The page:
Arts

16th May, 2004  Volume 10, Issue 44

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Music on canvas 

By  Risidra Mendis 

Painting is a form of art that can only be mastered by a few. But for those who master the art there is no turning back. Rahju, a painter of many forms of art, is no exception. Each set of Rahju's paintings varies in subject and form, thereby giving the viewer a different experience every time. 

Keeping in mind the need to take his viewers through a new experience in time, Rahju will hold yet another of his exhibitions titled 'Paintscapes.' According to the artiste, he calls these paintings paintscapes as they are scapes of nothing but paint itself.

Speaking to The Sunday Leader Rajhu said these could be called 'abstract' or non figurative paintings where there is nothing represented as an image to be read, but is 'there' in itself as a presence in the unity of the colours and the brushwork.

For those who have viewed and appreciated paintings done in the past by Rahju this is a clear sign that the painter has taken a different approach when painting these latest works of art.

His present work is clearly a departure from his earlier work that tended to be clearly figurative, though stylised, meditative or emotionally manipulated. Right up to his Monsoon Fields Rahju uses broad horizontal sweeps of the paddy fields as the barest frame on which to attach his brush strokes.

In his latest works of art Rahju has discarded the figurative element entirely and let the colours and strokes stand on their own. The paintings therefore take on the effect of another dimension, where all mental reference is bypassed and the receptive viewer is taken through a sensual visual experience.

"Removing the figure has also given me the freedom to use colour purely in emotional terms, rather than being descriptive and also allows me to go 'over the edge' and rely on pure intuition, emotion and immediate awareness, to guide me in the creating process, which then becomes very much one of a give and take between the canvass and myself," says Rahju. The paintscapes by Rahju are more akin to instrumental music, Indian music especially, in the sense that the music creates its effect, its substance, out of the sounds in themselves. The influence of music in Rahju's paintings comes from his longtime occupation in Eastern and Western stringed instruments as well as his meditative tendencies in life.

"This really is about emptying or by passing the mind, the thinking part that is, and going for a much deeper direct experience. This experience is a kind of emptiness, but an emptiness that has a fullness or a presence, that can be felt and known and still remain unknown and mysterious," explained Rahju.

Rahju's exhibition will be held at the Finomenal Space Gallery from May 16 to June 3. 


Hereditary stardom?

Is it genetics? Or background? Or a combination? Whichever it is, kids', particularly in the field of arts, taking after their parents professionally is no uncommon state of affairs. Some might say these children have it easy - not having to face many of the struggles that are inherent to those pursuing the arts. While they might certainly have that initial advantage, to make it to the top and stay there takes a whole lot more than just a family name. Shezna Shums, Dhananjani Silva and Shehan Moses probe some 'star kids' of 'star parents' in an attempt to get to the bottom of this phenomenon.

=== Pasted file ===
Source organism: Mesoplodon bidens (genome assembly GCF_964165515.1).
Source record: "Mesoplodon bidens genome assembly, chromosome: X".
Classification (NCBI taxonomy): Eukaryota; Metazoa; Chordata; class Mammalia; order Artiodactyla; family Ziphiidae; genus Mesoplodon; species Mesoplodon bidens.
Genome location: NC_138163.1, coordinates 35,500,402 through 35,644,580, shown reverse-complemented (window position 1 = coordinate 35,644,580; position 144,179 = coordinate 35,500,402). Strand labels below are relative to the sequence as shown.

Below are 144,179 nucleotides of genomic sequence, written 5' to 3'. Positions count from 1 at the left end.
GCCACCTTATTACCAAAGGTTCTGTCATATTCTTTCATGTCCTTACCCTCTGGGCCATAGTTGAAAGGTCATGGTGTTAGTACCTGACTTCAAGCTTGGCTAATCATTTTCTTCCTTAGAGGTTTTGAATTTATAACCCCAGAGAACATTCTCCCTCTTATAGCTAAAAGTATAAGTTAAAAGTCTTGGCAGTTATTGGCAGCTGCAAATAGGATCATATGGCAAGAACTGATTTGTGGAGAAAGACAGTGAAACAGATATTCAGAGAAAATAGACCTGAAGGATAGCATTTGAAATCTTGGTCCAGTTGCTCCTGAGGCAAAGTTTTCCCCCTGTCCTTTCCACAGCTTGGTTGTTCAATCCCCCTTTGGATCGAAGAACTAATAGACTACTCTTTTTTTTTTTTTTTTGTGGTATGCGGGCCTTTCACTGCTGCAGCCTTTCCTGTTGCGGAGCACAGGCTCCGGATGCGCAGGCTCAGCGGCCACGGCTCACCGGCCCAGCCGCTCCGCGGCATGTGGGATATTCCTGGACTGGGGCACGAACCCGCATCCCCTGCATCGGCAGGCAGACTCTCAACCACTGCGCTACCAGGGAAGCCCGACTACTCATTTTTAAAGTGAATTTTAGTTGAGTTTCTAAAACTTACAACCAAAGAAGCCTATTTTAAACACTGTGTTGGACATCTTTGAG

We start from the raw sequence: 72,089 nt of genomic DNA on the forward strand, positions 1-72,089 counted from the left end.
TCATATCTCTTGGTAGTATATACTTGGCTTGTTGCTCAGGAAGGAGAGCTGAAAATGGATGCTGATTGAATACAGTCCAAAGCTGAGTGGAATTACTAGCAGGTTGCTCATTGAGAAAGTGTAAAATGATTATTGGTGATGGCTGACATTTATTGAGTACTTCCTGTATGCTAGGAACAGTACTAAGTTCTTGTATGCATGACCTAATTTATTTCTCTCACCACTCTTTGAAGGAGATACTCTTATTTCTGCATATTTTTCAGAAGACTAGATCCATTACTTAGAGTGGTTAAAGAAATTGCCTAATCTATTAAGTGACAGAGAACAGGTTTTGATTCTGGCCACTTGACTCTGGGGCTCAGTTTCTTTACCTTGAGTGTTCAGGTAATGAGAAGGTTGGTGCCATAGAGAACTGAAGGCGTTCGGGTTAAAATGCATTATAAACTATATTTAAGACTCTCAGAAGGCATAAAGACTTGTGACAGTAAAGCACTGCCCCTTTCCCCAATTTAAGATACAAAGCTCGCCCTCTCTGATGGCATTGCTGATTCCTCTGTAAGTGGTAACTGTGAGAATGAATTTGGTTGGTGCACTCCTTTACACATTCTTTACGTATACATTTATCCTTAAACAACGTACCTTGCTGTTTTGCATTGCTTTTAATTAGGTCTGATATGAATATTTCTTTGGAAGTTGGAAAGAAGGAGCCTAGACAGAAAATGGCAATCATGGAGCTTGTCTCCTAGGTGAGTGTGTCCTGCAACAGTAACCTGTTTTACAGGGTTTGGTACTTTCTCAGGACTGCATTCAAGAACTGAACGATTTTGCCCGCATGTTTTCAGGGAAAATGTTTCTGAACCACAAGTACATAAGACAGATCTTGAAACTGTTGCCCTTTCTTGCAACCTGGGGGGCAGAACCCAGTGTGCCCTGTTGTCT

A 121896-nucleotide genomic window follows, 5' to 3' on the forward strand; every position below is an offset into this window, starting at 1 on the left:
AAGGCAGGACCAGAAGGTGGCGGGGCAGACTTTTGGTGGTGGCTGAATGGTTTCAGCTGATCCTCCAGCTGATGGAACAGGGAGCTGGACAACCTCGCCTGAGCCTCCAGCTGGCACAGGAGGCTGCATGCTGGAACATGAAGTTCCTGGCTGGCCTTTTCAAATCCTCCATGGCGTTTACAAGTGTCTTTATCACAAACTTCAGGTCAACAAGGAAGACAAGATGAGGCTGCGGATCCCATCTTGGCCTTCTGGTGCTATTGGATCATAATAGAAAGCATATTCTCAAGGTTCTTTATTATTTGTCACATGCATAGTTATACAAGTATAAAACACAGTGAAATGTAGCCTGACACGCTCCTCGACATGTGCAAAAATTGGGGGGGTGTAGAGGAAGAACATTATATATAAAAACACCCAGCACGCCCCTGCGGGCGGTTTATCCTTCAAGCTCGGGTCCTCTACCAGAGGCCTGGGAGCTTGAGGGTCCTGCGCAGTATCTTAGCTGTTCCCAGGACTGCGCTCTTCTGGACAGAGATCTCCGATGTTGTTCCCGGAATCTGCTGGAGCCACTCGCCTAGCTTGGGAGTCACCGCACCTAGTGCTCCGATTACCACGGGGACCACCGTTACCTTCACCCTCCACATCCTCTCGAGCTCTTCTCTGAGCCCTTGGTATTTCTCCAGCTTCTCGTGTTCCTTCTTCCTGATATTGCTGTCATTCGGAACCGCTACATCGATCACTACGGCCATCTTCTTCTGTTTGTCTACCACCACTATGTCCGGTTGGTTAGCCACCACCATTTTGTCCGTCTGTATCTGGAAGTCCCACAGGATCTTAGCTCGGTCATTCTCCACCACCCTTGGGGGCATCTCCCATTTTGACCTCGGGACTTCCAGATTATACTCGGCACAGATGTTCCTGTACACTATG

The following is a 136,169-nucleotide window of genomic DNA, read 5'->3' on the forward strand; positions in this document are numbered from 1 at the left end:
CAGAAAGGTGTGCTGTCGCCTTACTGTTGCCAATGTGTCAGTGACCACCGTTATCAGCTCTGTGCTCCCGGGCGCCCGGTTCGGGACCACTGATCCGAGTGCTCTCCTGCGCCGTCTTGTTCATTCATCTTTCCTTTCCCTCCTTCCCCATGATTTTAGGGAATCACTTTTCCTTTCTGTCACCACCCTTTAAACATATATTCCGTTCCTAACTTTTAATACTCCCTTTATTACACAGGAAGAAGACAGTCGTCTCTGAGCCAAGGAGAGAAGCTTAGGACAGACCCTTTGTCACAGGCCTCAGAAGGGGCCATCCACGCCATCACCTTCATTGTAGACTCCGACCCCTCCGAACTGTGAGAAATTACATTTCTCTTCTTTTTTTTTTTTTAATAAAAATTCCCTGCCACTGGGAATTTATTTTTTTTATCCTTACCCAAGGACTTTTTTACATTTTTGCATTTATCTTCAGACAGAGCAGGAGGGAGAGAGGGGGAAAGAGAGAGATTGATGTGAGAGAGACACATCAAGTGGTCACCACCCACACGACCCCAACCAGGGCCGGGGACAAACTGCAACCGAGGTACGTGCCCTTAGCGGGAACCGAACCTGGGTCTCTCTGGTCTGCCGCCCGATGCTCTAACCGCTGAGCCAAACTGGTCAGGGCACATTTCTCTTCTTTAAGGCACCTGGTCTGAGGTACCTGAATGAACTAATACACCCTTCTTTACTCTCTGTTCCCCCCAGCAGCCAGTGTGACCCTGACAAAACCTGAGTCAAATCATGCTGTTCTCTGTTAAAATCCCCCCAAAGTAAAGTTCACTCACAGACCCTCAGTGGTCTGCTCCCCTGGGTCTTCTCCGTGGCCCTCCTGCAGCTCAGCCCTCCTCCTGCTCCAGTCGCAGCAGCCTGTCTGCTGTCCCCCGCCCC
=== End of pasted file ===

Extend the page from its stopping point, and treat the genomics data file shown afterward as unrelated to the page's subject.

"I followed in my mother's footsteps"

Ashanthi a well-known musician says she followed her mother's footsteps because she loved the field of music. According to Ashanthi, the musical environment in her family influenced her to be a career musician. "I  grew up in a musically influenced family that gave me the edge to take a career in the field of music," she said.

She does admit that when she was a kid her mother's talent influenced her. "When I was a kid I saw my mom getting actively involved in music and I used to observe her, this encouraged me to write and sing songs even when I was a kid and I always tried to help my mom in her songs, even though I was not actively involved in music then" said she. According to her, these factors helped her to be a career musician and got her where she is today.

 She says her parents encouraged her in every thing she did from a small age. "My parents encouraged and supported me in every thing I did because they believed what I did was correct, and it is my parents who really helped me to start a career in music," says Ashanthi.

At the moment she is working on her solo CD, which she expects to release during the month of August through Sony music. Her new CD will comprise of 10 songs, both in Sinhala and English and she believes this is a great achievement for a career in music.

 

Acting for the love of it

Sudaraka Jayasena, the son of popular Dramatist Henry Jayasena and actress Manel Jayasena, who started acting at the age of 19, in the Sinhala film Golu Hadawata, is of the same view as Ashanthi. He says he entered in to the field of acting because he loved it and not due to the influence of his parents. "I acted in few teledramas and my parents didn't influence me, though they encouraged me a lot. Even in my child hood I used to go for plays and dramas that gave me a liking to start a career in the field of music," says Sudaraka.

However, today this young talented man finds it difficult to continue his career in dramas. "It is difficult for me to go in to full time acting since I am employed in a bank and I need to balance acting and my job," he says. According to Sudaraka, in the field of acting a person needs to be in it full-time, and it is really difficult to be employed, especially in a bank when you are engaged in the acting. However, he feels if he has time he would certainly act in dramas, which he likes most. 

 

"Parental support made me who I am"

Meanwhile speaking to The Sunday Leader Narada Bakmeewewa, YATV presenter, noted that both, his mother and father were talented musicians and he was always involved with music even from his childhood.